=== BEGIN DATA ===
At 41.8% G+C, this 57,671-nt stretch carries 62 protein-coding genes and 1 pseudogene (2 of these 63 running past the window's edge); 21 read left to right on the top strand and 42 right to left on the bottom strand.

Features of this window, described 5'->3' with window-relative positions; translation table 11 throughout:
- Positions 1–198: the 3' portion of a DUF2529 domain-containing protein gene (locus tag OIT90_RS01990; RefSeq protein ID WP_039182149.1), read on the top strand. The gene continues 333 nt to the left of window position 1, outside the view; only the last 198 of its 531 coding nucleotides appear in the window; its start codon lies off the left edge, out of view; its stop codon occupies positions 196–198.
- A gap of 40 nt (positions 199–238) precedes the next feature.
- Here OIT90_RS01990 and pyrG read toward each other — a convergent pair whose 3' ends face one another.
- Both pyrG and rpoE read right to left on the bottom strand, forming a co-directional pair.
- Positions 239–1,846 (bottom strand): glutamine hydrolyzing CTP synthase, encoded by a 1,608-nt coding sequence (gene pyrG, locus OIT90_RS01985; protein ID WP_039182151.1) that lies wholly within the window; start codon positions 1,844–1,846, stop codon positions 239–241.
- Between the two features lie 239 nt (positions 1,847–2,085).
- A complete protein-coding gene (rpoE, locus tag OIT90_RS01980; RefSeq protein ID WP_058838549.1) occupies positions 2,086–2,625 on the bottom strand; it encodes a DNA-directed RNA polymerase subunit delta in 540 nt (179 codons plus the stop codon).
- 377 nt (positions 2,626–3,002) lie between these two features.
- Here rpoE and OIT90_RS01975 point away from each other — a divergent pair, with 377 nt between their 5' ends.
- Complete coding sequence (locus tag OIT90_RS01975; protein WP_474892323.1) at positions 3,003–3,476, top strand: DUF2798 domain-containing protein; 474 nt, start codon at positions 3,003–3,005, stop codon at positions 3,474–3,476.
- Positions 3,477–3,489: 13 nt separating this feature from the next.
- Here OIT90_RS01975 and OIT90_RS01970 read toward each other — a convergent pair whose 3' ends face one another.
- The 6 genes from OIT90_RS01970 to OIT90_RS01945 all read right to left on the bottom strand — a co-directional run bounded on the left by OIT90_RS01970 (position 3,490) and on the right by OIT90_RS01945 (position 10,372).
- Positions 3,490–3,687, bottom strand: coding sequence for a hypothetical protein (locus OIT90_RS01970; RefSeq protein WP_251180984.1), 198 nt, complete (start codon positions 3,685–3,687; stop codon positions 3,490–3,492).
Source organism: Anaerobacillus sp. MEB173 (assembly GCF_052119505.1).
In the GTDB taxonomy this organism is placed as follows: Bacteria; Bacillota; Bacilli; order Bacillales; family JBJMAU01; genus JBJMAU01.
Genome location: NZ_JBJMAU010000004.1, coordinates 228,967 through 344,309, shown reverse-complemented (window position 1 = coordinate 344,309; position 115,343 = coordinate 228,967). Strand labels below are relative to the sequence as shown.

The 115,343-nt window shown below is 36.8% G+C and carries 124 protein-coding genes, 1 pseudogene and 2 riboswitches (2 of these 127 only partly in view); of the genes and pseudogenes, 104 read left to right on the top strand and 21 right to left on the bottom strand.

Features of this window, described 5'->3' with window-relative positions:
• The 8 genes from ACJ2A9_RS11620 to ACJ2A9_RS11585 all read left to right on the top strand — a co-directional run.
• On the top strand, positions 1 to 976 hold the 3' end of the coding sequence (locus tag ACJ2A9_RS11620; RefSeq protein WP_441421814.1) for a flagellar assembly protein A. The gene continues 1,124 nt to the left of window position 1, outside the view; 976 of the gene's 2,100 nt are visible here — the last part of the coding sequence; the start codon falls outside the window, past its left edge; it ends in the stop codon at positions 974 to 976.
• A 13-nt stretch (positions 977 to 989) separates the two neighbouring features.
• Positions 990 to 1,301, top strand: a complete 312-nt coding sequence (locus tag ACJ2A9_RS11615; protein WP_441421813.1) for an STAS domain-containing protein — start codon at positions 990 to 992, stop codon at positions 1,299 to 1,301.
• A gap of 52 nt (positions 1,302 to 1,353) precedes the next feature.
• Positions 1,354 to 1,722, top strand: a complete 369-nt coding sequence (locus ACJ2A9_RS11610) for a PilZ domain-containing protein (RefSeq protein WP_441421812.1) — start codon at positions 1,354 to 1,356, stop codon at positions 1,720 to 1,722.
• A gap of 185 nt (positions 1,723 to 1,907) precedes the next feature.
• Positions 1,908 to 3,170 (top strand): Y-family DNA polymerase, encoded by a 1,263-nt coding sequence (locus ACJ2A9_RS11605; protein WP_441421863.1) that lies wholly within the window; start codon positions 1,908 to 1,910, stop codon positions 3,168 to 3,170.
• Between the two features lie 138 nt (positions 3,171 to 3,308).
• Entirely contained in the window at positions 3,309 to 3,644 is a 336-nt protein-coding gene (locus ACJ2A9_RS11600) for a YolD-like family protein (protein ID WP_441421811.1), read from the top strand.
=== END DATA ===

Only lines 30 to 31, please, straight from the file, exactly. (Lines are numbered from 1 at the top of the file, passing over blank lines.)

• Between the two features lie 138 nt (positions 3,171 to 3,308).
• Entirely contained in the window at positions 3,309 to 3,644 is a 336-nt protein-coding gene (locus ACJ2A9_RS11600) for a YolD-like family protein (protein ID WP_441421811.1), read from the top strand.